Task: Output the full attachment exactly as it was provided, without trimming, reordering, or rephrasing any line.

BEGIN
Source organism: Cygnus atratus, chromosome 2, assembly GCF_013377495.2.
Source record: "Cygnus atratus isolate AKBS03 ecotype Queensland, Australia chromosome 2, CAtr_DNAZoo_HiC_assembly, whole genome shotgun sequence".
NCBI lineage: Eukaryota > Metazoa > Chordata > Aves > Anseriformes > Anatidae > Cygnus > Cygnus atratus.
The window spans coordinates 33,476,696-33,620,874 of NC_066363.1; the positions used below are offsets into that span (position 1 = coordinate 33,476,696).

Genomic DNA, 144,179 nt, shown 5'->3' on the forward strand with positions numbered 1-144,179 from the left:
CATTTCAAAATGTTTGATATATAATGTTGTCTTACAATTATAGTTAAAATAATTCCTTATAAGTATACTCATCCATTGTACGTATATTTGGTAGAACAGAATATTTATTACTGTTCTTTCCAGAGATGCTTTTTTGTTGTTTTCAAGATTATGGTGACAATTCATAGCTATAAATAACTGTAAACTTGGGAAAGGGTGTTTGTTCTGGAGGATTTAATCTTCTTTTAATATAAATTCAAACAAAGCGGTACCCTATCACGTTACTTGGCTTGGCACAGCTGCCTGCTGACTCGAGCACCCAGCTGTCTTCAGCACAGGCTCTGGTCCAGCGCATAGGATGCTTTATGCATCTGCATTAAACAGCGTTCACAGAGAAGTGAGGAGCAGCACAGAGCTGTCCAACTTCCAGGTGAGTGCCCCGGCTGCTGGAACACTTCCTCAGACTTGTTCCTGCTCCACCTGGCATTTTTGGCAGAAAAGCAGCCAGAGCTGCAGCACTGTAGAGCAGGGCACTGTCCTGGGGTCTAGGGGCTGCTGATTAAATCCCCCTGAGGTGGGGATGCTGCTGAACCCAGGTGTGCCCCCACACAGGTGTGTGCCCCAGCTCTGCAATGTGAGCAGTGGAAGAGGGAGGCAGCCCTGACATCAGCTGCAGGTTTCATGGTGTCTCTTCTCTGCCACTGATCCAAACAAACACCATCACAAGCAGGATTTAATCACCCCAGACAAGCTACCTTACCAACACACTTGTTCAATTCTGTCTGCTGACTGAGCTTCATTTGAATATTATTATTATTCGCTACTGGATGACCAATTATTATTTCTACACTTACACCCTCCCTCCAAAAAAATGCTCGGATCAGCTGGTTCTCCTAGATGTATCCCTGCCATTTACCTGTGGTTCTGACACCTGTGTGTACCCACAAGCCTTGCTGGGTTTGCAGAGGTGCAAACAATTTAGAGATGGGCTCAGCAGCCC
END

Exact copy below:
Source organism: Cygnus atratus, chromosome 2, assembly GCF_013377495.2.
Source record: "Cygnus atratus isolate AKBS03 ecotype Queensland, Australia chromosome 2, CAtr_DNAZoo_HiC_assembly, whole genome shotgun sequence".
NCBI lineage: Eukaryota > Metazoa > Chordata > Aves > Anseriformes > Anatidae > Cygnus > Cygnus atratus.
The window spans coordinates 33,476,696-33,620,874 of NC_066363.1; the positions used below are offsets into that span (position 1 = coordinate 33,476,696).

Genomic DNA, 144,179 nt, shown 5'->3' on the forward strand with positions numbered 1-144,179 from the left:
CATTTCAAAATGTTTGATATATAATGTTGTCTTACAATTATAGTTAAAATAATTCCTTATAAGTATACTCATCCATTGTACGTATATTTGGTAGAACAGAATATTTATTACTGTTCTTTCCAGAGATGCTTTTTTGTTGTTTTCAAGATTATGGTGACAATTCATAGCTATAAATAACTGTAAACTTGGGAAAGGGTGTTTGTTCTGGAGGATTTAATCTTCTTTTAATATAAATTCAAACAAAGCGGTACCCTATCACGTTACTTGGCTTGGCACAGCTGCCTGCTGACTCGAGCACCCAGCTGTCTTCAGCACAGGCTCTGGTCCAGCGCATAGGATGCTTTATGCATCTGCATTAAACAGCGTTCACAGAGAAGTGAGGAGCAGCACAGAGCTGTCCAACTTCCAGGTGAGTGCCCCGGCTGCTGGAACACTTCCTCAGACTTGTTCCTGCTCCACCTGGCATTTTTGGCAGAAAAGCAGCCAGAGCTGCAGCACTGTAGAGCAGGGCACTGTCCTGGGGTCTAGGGGCTGCTGATTAAATCCCCCTGAGGTGGGGATGCTGCTGAACCCAGGTGTGCCCCCACACAGGTGTGTGCCCCAGCTCTGCAATGTGAGCAGTGGAAGAGGGAGGCAGCCCTGACATCAGCTGCAGGTTTCATGGTGTCTCTTCTCTGCCACTGATCCAAACAAACACCATCACAAGCAGGATTTAATCACCCCAGACAAGCTACCTTACCAACACACTTGTTCAATTCTGTCTGCTGACTGAGCTTCATTTGAATATTATTATTATTCGCTACTGGATGACCAATTATTATTTCTACACTTACACCCTCCCTCCAAAAAAATGCTCGGATCAGCTGGTTCTCCTAGATGTATCCCTGCCATTTACCTGTGGTTCTGACACCTGTGTGTACCCACAAGCCTTGCTGGGTTTGCAGAGGTGCAAACAATTTAGAGATGGGCTCAGCAGCCC